($10) gets a slightly different spin with mozzarella and Romano
cheeses atop the spinach; fried calamari ($12) offers no surprises
but it offers no disappointment: hot, crunchy, tender—even
those little leggy bits are tender—with both cocktail sauce
and a hot marinara for dipping.
A black bean and sausage soup ($5) leaned toward the salt
for its finish, but the combination of ingredients was nicely
Salads precede the entrées, so you may wish to moderate your
appetizer intake. On the other hand, we emerged with so much
in the way of leftovers that several subsequent meals were
Plain old spaghetti (or linguine, or ziti) is available with
a variety of the usual toppings—meatballs, sausage, mushrooms,
clam sauce and such—for $10-$11, and baked pastas such as
lasagna and eggplant parmigiana are $13.
Veal dishes dominate one menu column. Scallopine and cutlet
variants, even a dish named for Martin Scorcese, who fell
in love with this restaurant while he was in town filming
The Age of Innocence some years ago. I forgot to ask
for whom Veal Giuseppe ($17) is named, but he was a lover
of rich food: The rolled veal is stuffed with crabmeat and
provolone cheese, wrapped in prosciutto and covered in a roasted
red pepper cream sauce that would make a great pasta companion.
But the plate, like most entrées, comes with potatoes and
vegetables, and there’s a side dish of marinara-sauced pasta!
As a representative chicken dish, my wife enjoyed the chicken
sauté sec ($16), adding oranges and raisins to a super-rich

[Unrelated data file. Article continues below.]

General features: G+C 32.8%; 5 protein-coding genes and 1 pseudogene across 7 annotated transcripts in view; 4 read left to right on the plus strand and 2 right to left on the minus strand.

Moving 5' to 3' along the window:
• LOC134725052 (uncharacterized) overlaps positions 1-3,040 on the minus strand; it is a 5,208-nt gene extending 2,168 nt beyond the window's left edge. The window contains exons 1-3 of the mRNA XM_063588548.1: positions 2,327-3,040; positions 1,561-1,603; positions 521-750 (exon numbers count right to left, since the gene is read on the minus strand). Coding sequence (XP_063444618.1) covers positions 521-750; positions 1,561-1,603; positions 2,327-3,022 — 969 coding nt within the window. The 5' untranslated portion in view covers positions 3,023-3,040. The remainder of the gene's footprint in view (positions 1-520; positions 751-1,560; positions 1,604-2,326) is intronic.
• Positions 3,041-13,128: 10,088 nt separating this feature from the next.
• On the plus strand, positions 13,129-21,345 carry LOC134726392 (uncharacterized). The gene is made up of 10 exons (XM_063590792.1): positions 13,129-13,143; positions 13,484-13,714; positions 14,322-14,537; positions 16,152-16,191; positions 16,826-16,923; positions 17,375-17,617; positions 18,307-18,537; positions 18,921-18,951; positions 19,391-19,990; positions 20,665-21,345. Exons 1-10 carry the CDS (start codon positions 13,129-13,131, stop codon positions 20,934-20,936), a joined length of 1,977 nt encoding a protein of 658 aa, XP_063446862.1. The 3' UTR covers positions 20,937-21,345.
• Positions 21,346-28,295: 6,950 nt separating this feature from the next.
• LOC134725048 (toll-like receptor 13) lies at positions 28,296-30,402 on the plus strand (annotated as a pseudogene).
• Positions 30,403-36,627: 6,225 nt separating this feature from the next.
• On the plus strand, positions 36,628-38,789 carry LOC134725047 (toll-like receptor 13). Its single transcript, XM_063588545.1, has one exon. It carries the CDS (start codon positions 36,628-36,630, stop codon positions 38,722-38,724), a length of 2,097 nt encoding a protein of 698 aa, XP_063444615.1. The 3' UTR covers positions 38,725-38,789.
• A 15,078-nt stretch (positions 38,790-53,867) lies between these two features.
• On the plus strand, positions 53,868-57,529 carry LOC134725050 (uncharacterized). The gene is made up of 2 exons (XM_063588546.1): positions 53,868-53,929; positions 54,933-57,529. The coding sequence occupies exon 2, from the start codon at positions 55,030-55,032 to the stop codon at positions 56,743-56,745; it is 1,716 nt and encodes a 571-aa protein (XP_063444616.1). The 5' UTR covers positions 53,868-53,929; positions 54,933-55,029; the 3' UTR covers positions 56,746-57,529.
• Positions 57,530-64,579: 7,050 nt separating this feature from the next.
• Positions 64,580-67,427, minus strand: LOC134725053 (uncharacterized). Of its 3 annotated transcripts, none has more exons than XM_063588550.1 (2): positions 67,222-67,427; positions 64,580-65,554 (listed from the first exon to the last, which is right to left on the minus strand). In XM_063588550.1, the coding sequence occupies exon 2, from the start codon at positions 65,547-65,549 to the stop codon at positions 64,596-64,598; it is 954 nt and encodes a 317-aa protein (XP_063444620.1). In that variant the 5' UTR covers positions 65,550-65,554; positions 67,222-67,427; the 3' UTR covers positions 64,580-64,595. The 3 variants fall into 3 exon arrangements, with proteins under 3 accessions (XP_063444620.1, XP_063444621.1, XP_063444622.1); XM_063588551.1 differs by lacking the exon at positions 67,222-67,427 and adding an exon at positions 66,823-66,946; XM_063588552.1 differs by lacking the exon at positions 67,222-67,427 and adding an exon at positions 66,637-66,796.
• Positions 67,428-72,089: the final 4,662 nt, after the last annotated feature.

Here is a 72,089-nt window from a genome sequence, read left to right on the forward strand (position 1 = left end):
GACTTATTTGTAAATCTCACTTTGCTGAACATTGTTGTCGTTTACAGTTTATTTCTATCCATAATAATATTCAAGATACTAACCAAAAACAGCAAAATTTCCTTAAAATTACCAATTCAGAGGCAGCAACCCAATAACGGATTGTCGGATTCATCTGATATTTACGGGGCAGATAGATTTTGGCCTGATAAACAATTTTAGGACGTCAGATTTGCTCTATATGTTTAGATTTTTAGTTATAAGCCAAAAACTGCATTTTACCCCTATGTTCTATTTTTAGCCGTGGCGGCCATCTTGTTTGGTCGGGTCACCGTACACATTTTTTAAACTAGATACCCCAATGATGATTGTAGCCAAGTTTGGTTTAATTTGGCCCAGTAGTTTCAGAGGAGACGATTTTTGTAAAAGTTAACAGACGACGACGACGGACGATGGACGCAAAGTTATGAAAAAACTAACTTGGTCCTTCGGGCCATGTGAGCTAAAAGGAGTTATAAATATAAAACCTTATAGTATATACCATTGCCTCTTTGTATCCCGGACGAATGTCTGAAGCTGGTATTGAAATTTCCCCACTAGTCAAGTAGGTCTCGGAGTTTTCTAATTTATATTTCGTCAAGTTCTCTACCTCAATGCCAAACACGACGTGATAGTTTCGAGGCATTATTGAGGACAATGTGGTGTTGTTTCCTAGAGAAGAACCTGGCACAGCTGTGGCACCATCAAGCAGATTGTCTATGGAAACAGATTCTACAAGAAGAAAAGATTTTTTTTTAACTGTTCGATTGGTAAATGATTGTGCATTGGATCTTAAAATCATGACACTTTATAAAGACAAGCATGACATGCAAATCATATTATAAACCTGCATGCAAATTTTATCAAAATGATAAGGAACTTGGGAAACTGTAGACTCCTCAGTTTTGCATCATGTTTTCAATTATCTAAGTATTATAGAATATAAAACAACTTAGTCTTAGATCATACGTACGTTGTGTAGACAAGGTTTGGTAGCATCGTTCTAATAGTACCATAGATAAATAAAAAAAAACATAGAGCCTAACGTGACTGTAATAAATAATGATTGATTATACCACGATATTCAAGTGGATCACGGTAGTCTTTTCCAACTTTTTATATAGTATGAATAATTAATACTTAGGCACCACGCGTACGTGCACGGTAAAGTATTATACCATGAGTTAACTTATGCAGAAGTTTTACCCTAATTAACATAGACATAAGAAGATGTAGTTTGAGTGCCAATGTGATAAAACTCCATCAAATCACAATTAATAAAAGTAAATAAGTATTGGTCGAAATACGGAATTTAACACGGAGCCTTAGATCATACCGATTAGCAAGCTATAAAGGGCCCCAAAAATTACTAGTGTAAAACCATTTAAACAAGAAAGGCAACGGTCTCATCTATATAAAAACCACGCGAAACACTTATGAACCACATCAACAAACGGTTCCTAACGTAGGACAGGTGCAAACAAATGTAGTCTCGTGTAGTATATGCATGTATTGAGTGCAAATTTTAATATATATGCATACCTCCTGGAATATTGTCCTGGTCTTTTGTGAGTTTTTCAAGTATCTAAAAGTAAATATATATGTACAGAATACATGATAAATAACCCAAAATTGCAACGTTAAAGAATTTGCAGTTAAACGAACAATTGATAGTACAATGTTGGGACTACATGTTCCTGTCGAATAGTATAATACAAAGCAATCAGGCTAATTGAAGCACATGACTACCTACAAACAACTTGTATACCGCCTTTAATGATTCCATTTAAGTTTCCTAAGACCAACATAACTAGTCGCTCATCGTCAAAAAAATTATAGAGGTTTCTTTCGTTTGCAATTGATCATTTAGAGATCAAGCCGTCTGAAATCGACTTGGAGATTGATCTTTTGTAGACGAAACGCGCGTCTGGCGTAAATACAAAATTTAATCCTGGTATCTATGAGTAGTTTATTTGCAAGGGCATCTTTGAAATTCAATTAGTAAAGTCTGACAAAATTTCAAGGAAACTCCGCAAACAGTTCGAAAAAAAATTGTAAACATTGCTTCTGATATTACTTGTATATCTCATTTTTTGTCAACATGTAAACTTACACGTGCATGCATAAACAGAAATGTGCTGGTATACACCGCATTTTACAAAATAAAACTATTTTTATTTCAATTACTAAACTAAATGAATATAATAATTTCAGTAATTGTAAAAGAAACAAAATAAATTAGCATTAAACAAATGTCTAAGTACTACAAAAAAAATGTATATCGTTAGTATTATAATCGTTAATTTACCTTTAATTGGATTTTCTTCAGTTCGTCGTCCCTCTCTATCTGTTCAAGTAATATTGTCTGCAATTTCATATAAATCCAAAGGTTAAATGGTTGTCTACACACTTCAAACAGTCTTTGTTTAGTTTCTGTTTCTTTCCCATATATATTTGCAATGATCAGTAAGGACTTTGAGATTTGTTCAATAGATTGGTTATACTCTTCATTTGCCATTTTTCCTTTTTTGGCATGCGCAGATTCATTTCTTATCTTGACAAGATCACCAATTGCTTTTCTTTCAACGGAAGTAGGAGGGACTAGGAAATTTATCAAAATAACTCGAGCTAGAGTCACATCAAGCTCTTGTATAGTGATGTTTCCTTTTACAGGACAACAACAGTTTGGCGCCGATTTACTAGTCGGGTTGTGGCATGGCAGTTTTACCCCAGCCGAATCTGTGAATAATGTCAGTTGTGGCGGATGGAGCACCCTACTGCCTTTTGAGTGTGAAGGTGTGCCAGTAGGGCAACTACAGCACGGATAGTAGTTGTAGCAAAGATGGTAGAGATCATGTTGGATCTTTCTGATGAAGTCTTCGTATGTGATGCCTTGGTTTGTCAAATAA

cream sauce that she only grudgingly shared and also hoarded
in its leftover state.
On my Friday visit I was accompanied by an Atkins dieter,
who expressed some anticipatory terror about Italian cuisine.
He pounced on the rack of lamb ($23), which was as fine a
preparation as I’ve tasted, combining a rich marinade with
the kind of seasoning that springs to flavorful life under
the grill. Having confessed his diet to our server, Brian
had extra vegetables replace the potatoes. (And I scarfed
his side of pasta for a later lunch.)
Mugnaia are seafood dishes with pasta, taking there name
from a word that means “miller’s wife.” Priced from $15 to
$19 and featuring scallops, sole, trout, red snapper or a
seafood combo, they’re huge portions that sport a creamy sauce
flavored with such Mediterranean mainstays as capers and olives,
with a sprinkling of basil. The scallops version, as expected,
boasted plump, juicy seafood.
When the city installed the mediocre Fresno’s chain into the
former Castaway’s space instead of welcoming a locally owned
business, it verified its lack of vision. Chez Sophie Bistro
was going to move to Troy. The Capehouse once reigned as seafood
house supreme. The Allegro Café is gone. Thank goodness the
River Street Café and Lo Porto persevere as Troy’s fine-dining
here for a list of recently reviewed restaurants.
scraps: Enjoy the cuisine of 15 of the areas finest
restaurants under one roof at the Fourth Annual
Capital Chefs Charity Ball. Created five years
ago by My Way Café chef-owner John Bove and 14